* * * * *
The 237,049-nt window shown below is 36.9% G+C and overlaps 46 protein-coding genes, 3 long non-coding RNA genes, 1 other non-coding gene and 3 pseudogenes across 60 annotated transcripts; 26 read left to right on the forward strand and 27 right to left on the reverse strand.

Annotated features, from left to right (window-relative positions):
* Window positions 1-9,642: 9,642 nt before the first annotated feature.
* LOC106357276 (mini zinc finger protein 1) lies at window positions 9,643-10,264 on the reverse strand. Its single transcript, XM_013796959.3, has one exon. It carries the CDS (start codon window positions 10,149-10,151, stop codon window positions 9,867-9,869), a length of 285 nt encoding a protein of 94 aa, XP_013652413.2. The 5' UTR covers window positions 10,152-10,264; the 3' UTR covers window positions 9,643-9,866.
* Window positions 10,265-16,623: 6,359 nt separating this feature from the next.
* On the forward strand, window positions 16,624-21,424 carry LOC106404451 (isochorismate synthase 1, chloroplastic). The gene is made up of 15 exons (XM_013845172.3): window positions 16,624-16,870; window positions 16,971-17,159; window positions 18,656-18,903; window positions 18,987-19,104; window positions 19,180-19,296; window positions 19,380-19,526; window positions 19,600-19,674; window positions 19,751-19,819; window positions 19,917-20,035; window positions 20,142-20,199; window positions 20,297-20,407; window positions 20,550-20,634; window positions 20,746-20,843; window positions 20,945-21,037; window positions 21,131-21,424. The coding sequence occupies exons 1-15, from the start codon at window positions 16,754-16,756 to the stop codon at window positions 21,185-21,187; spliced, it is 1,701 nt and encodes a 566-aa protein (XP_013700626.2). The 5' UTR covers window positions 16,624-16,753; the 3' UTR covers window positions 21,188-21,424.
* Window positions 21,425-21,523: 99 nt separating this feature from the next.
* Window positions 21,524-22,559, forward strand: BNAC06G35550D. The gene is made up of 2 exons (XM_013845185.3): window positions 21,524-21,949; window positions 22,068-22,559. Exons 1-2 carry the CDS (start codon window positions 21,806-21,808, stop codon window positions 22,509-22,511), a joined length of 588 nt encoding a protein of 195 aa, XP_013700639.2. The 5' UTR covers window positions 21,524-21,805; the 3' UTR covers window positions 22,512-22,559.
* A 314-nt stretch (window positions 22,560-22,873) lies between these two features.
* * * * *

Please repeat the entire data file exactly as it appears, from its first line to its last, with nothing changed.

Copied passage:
The 237,049-nt window shown below is 36.9% G+C and overlaps 46 protein-coding genes, 3 long non-coding RNA genes, 1 other non-coding gene and 3 pseudogenes across 60 annotated transcripts; 26 read left to right on the forward strand and 27 right to left on the reverse strand.

Annotated features, from left to right (window-relative positions):
* Window positions 1-9,642: 9,642 nt before the first annotated feature.
* LOC106357276 (mini zinc finger protein 1) lies at window positions 9,643-10,264 on the reverse strand. Its single transcript, XM_013796959.3, has one exon. It carries the CDS (start codon window positions 10,149-10,151, stop codon window positions 9,867-9,869), a length of 285 nt encoding a protein of 94 aa, XP_013652413.2. The 5' UTR covers window positions 10,152-10,264; the 3' UTR covers window positions 9,643-9,866.
* Window positions 10,265-16,623: 6,359 nt separating this feature from the next.
* On the forward strand, window positions 16,624-21,424 carry LOC106404451 (isochorismate synthase 1, chloroplastic). The gene is made up of 15 exons (XM_013845172.3): window positions 16,624-16,870; window positions 16,971-17,159; window positions 18,656-18,903; window positions 18,987-19,104; window positions 19,180-19,296; window positions 19,380-19,526; window positions 19,600-19,674; window positions 19,751-19,819; window positions 19,917-20,035; window positions 20,142-20,199; window positions 20,297-20,407; window positions 20,550-20,634; window positions 20,746-20,843; window positions 20,945-21,037; window positions 21,131-21,424. The coding sequence occupies exons 1-15, from the start codon at window positions 16,754-16,756 to the stop codon at window positions 21,185-21,187; spliced, it is 1,701 nt and encodes a 566-aa protein (XP_013700626.2). The 5' UTR covers window positions 16,624-16,753; the 3' UTR covers window positions 21,188-21,424.
* Window positions 21,425-21,523: 99 nt separating this feature from the next.
* Window positions 21,524-22,559, forward strand: BNAC06G35550D. The gene is made up of 2 exons (XM_013845185.3): window positions 21,524-21,949; window positions 22,068-22,559. Exons 1-2 carry the CDS (start codon window positions 21,806-21,808, stop codon window positions 22,509-22,511), a joined length of 588 nt encoding a protein of 195 aa, XP_013700639.2. The 5' UTR covers window positions 21,524-21,805; the 3' UTR covers window positions 22,512-22,559.
* A 314-nt stretch (window positions 22,560-22,873) lies between these two features.